Does NASA have any climate change skeptics?
Dr. Michelle Thaller is an astronomer who studies binary stars and the life cycles of stars. She is Assistant Director of Science Communication at NASA. She went to college at Harvard University, completed a post-doctoral research fellowship at the California Institute of Technology (Caltech) in Pasadena, Calif. then started working for the Jet Propulsion Laboratory's (JPL) Spitzer Space Telescope. After a hugely successful mission, she moved on to NASA's Goddard Space Flight Center (GSFC), in the Washington D.C. area. In her off-hours often puts on about 30lbs of Elizabethan garb and performs intricate Renaissance dances. For more information, visit NASA.
Michelle Thaller: Hi Jay. So your question is how widespread is it within NASA that scientists are convinced that human activity is responsible for climate change? And this is something that is important to say very, very clearly. I have known and worked with hundreds of earth scientists at many different locations in NASA, all of them, all of them believe that human activity is responsible for the current climate change that we see going so fast it's almost unprecedented. I want you to think about that.
One thing that I take really seriously and I'm very proud of is that NASA is not a political organization. We are scientists that work for the American people. We're funded by taxpayer's money. And what we do is we make measurements. We have many, many different satellites that are orbiting the earth right now they're looking at things like ice on the oceans and at the poles, they're looking for things like vegetation growth and the change of that, ocean level, is the ocean level rising? Yeah it turns out that it is. So we have many scientists all over the planet studying all of the different ramifications of climate change. We understand the causes. There actually is no scientific controversy about that. Humans are releasing greenhouse gases into the atmosphere and this is warming our planet.
Now what scientists are researching currently, and they don't all agree about, is what are the most important components of driving climate change. Is it carbon dioxide? Could it be something else like methane? When methane gets released that's an even more powerful greenhouse gas. We don't agree on how quickly things like the ocean level will rise. People have different estimates for how quickly that will happen. So there still is scientific controversy about what the most important aspects of climate change are and how quickly it will go in the future, but there is no scientific disagreement within NASA that humans are causing climate change.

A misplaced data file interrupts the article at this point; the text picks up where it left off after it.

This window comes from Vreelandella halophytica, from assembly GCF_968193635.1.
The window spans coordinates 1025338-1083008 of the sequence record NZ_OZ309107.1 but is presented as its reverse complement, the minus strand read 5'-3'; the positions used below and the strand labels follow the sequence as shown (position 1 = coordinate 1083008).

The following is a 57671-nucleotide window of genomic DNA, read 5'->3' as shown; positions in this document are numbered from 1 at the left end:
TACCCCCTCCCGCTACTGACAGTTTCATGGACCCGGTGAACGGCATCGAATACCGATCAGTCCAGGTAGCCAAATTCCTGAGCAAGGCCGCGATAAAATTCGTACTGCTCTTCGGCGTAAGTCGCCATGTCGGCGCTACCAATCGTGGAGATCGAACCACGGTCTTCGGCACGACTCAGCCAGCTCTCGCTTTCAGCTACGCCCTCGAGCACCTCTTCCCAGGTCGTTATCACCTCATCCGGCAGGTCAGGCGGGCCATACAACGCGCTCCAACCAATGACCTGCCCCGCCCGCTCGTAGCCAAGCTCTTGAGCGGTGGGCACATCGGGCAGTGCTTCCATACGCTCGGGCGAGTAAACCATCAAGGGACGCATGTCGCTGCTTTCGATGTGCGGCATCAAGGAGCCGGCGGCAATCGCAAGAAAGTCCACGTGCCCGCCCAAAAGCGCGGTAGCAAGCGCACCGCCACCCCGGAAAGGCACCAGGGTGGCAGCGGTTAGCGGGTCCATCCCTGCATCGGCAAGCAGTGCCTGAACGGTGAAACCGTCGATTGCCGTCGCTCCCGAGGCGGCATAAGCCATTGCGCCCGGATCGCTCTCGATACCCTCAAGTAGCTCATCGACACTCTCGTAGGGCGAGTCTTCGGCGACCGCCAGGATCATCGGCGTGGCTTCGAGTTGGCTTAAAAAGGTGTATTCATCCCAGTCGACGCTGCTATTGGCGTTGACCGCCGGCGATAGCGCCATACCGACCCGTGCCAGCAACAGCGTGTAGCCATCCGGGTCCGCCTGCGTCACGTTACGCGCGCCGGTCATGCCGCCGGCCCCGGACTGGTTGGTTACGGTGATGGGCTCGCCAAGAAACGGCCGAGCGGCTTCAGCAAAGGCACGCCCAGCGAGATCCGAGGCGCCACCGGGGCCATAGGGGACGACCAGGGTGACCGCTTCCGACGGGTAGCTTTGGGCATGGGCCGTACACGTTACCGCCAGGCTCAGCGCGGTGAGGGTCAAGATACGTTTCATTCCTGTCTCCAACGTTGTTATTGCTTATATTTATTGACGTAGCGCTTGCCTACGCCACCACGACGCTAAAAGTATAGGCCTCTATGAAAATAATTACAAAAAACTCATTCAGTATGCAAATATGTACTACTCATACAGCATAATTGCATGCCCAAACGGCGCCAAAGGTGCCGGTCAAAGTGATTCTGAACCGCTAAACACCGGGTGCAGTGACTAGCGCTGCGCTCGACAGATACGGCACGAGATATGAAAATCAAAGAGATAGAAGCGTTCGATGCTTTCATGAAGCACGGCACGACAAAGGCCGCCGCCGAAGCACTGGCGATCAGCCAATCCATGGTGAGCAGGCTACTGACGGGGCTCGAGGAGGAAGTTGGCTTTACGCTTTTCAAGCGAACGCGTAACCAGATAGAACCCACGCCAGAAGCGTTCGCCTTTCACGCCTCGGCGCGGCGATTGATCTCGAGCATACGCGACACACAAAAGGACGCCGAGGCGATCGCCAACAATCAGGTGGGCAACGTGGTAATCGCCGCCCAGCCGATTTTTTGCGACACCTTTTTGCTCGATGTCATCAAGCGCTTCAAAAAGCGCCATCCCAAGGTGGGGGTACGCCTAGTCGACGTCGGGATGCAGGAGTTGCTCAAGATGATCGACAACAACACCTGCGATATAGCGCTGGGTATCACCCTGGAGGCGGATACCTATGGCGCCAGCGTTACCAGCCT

Now I started this off by saying that one of the things I'm very proud of is that NASA is not political. And what that means for me is that I cannot advocate for any specific solution to climate change. That's not my job. That's up to policymakers. People might suggest things like having more solar energy or cutting carbon emissions or things like that, but at NASA we really understand that's not us, that's up to the American people, our leaders and leaders around the world. What we do is provide the facts to everybody on the planet. All of our data is actually free to any government, any person, any scientist all over the world that wants to use it. So we all know what's causing climate change, we can't tell you what to do about it but we can say it's time to do something about it.
- How widespread within NASA is the conviction that human activity is responsible for climate change?
- Michelle Thaller knows. She has worked with hundreds of Earth scientists at NASA who study the climate.
- It's important to note that NASA is an apolitical organization devoted to science, not policy solutions.
Going from a solitary teenage protester in front of the Swedish parliament to a global icon in little more than a year certainly merits the distinction.
- Greta Thunberg, the 16-year-old Swedish climate change activist, has been named Time's Person of the Year.
- The award is given to "the person or persons who most affected the news and our lives, for good or ill, and embodied what was important about the year, for better or for worse."
- Considering the magnitude of directly inspired protest movements and real-world impacts she has had, the award seems to be merited, although not everybody is pleased about this.
Just hearing two languages helps babies develop cognitive skills before they even speak. Here's how - and how you can help them develop those skills.
A new study shows that babies raised in bilingual environments develop core cognitive skills like decision-making and problem-solving -- before they even speak.
The Jerezo crater — where Mars 2020 is set to land — could be a good place to find signs of past life on Mars.
- The Jerezo crater is likely home to hydrated silica, a material which on Earth is especially good at preserving signs of life.
- Mars 2020 is set to land on the planet crater in February 2021. NASA's Curiosity rover is currently the only rover operating on Mars.
- The discovery of past life on Mars would be revolutionary, at least in science and philosophy.